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Hi I have a set of data(message with different size) in excel like (over 5000 entries):

message Name               MessageSize
message1                   0.5M
message2                   10.2M
message3                   2.1M
...
message n-1                40.52M
message n                  12.12M

I have successfully generated a frequency table and a bar chart with it.

e.g. Different range of size have how many message occurred ?

0 - 5M 4000
5 - 10M 454
5 - 15M 234
..
...
45-50M  2

Below are some statistics for this set of data:

Mean            Median          Mode            Skewness    Kurtosis        
2.085443743         0.884527206 9.762702942 5.067491934 37.95900794 

Standard deviation    min             max
3.642138843       0.006651878    49.12574959

But when I tried to draw a normal distribution via excel NORMDIST() it's has turned very ugly because it's probably not a Normal distribution ! As mean, median & mod are totally different !

How could I find out what kind of distribution the data belongs to ? or model a statistic model for it ?

Thanks a lot.

I think stats here is a great community, lots of useful answers in a short while just like stackoverflow :)

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    $\begingroup$ This post might prove helpful. $\endgroup$ – COOLSerdash May 23 '13 at 10:41
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    $\begingroup$ To confirm: it's definitely not a normal distribution. $\endgroup$ – Nick Cox May 23 '13 at 10:44
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Following up on Peter Flom's excellent answer, and its comments. If you have your data in a CSV file with column names at the top, in R you would do something like:

messages <- read.csv ("my_data_file", header=TRUE)

you could then look at your data to check that it did what you think it did with:

str (messages)

which will give one line for each column that was read in. If the column of data you're interested in is called "length", you could do:

plot (density (messages$length))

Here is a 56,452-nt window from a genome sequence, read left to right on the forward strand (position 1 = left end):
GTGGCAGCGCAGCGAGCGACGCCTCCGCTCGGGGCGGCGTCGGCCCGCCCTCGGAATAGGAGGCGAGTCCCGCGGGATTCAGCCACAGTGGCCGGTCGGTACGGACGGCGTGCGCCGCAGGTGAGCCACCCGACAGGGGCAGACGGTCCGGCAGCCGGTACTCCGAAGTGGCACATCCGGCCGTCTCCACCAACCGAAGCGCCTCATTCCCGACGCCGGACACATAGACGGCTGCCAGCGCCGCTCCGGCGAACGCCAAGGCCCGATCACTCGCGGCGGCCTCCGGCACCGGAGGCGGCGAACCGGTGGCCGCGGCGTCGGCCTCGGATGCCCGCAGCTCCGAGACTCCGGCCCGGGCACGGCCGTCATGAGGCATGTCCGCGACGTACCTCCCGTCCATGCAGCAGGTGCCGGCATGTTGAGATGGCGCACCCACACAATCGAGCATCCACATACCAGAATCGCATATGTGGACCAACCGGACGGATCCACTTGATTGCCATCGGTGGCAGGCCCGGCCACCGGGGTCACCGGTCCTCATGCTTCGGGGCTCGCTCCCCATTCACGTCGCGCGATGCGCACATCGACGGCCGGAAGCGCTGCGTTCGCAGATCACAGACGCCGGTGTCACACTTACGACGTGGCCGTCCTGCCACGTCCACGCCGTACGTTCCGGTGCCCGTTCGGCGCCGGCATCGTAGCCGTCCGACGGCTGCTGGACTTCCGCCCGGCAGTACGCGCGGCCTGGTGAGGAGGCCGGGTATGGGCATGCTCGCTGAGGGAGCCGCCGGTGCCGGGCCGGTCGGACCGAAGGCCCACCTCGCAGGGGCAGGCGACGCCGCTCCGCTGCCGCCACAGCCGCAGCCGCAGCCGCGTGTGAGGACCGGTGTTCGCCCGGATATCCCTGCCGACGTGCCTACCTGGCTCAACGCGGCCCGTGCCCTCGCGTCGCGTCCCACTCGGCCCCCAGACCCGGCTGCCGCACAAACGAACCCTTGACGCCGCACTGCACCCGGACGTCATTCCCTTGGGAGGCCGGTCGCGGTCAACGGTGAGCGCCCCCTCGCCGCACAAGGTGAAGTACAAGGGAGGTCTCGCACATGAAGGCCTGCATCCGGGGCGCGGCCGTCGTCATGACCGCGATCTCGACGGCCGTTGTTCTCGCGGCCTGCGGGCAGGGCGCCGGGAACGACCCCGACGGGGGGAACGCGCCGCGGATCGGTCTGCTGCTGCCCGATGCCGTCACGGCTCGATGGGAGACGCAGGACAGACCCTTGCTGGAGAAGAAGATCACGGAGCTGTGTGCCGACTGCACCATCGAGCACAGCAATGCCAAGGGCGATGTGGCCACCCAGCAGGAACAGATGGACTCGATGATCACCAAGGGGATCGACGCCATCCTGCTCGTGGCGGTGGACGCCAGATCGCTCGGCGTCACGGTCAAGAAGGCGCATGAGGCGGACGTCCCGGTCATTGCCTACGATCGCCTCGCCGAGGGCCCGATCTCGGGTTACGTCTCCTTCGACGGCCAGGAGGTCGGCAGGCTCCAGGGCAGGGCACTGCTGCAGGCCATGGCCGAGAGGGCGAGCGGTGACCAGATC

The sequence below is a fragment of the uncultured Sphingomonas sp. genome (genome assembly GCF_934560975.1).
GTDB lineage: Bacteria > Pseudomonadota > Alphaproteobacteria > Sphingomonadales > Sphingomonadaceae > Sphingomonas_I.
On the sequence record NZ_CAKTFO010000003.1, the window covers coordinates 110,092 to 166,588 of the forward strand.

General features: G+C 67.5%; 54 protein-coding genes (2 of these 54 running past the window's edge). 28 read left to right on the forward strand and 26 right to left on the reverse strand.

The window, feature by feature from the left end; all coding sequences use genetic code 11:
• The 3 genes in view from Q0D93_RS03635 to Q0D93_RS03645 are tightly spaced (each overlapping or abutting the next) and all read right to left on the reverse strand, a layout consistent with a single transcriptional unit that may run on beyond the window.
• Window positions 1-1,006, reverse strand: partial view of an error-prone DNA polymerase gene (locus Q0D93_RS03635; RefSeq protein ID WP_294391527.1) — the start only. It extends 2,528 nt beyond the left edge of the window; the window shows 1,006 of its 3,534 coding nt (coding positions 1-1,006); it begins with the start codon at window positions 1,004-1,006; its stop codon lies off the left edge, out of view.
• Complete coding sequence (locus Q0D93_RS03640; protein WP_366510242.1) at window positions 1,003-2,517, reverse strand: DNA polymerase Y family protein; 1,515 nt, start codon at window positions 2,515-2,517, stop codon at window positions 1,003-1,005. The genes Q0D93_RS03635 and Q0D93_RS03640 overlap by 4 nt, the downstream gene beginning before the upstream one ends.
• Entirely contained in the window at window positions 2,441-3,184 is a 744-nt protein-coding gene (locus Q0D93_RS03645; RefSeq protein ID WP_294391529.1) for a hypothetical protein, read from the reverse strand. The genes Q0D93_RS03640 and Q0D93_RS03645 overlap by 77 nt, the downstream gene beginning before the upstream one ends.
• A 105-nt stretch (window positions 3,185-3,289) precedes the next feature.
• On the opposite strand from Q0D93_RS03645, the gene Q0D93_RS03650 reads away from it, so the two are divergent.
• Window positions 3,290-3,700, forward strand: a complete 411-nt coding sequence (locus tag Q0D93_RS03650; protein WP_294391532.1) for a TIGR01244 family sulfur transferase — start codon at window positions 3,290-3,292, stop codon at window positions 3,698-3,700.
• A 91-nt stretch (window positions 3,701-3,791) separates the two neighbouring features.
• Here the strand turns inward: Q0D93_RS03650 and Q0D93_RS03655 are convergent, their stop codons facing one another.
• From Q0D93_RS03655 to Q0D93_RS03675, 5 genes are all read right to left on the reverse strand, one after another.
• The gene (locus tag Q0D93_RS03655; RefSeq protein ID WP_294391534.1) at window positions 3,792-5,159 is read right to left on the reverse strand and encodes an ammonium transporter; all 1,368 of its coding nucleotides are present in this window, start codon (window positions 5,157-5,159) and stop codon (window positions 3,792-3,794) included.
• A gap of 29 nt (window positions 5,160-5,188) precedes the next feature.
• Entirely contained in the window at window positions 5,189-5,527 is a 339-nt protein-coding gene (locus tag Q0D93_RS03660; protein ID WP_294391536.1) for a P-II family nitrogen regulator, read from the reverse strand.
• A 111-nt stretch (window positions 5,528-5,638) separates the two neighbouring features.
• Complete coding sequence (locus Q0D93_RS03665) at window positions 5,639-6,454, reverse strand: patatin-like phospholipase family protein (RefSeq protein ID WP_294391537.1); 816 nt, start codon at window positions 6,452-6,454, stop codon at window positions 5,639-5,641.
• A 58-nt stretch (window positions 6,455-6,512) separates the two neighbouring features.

plot (density (log (messages$length)))

And similar things to look at your data.

Note that before you export from Excel, make sure that the numbers are formatted as just numbers. If you have it formatted to include comma separators ("12,300"), R will consider it to be a string not a number. (Actually, the read.csv will turn it into a factor by default, which will complicate your life.) If your column names have spaces in them, R will turn the spaces into periods by default, which will make your life simpler than if it kept spaces in the names.

If you don't have column names at the top of your CSV, don't add headers=TRUE, and the data will be read into messages with the columns named "V1", "V2", etc.

summary (messages)
qqnorm (messages$length)

To get help, put a question mark in front of the command:

?density

Or if you don't know density but want to find all commands that use the word "density" in their description, use two question marks (though you'll probably either get more or less than you want to know at this point):

??density

Good luck!

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Welcome to the site.

First, I wouldn't use Excel. Whatever its merits as a spreadsheet, it's not a statistics program. On this site, and generally, R is hugely popular (with good reason) but there are also SAS, SPSS, Matlab and other programs that are better suited to this sort of thing.

Second, I am not sure why you divided your continuous variable (or nearly continuous) of message size into categories.

Third, as to your question: it's clear that your variable has a long right tail. Since no messages can have size 0, a natural choice is the log transformation. Try that and then plot a density curve and maybe a QQ plot against a normal and see how it looks.

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    $\begingroup$ +1. Binning into classes is an ancient method. While histograms can be useful, modern statistical software makes it easy as well as advisable to fit distributions to the raw data. Binning just throws away detail that is crucial in determining which distributions are plausible. In particular, about 2/3 of your values fall in your lowest bin. (Have to add a mention of my own personal choice of program, Stata.) $\endgroup$ – Nick Cox May 23 '13 at 10:54
  • $\begingroup$ @Peter: Thanks. I have heard of R, SAS and used Matlab before but I am in no position do follow your instruction straight away. Is there some good tutorial for me to follow so I can do qqplot etc with R ?I have some statistic background with a strong programming background(C++,python,C#, java etc). $\endgroup$ – Gob00st May 23 '13 at 10:58
  • $\begingroup$ Searches for qqnorm within or indeed outside R will yield numerous hits. $\endgroup$ – Nick Cox May 23 '13 at 11:08
  • $\begingroup$ Gob00st - if you're used to Matlab and Python, parts of R will seem familiar. You can read a 'flat' .csv file (which Excel can generate and open) directly into R with read.csv; it will take column headers as variable names if you have them. You can do a normal qqplot in R with qqnorm(x) for some vector x; also see qqline. $\endgroup$ – Glen_b -Reinstate Monica May 23 '13 at 11:18
  • $\begingroup$ @Glen_b: thanks I will try R. Any nice tutorial or book you would recommend ? $\endgroup$ – Gob00st May 23 '13 at 11:43

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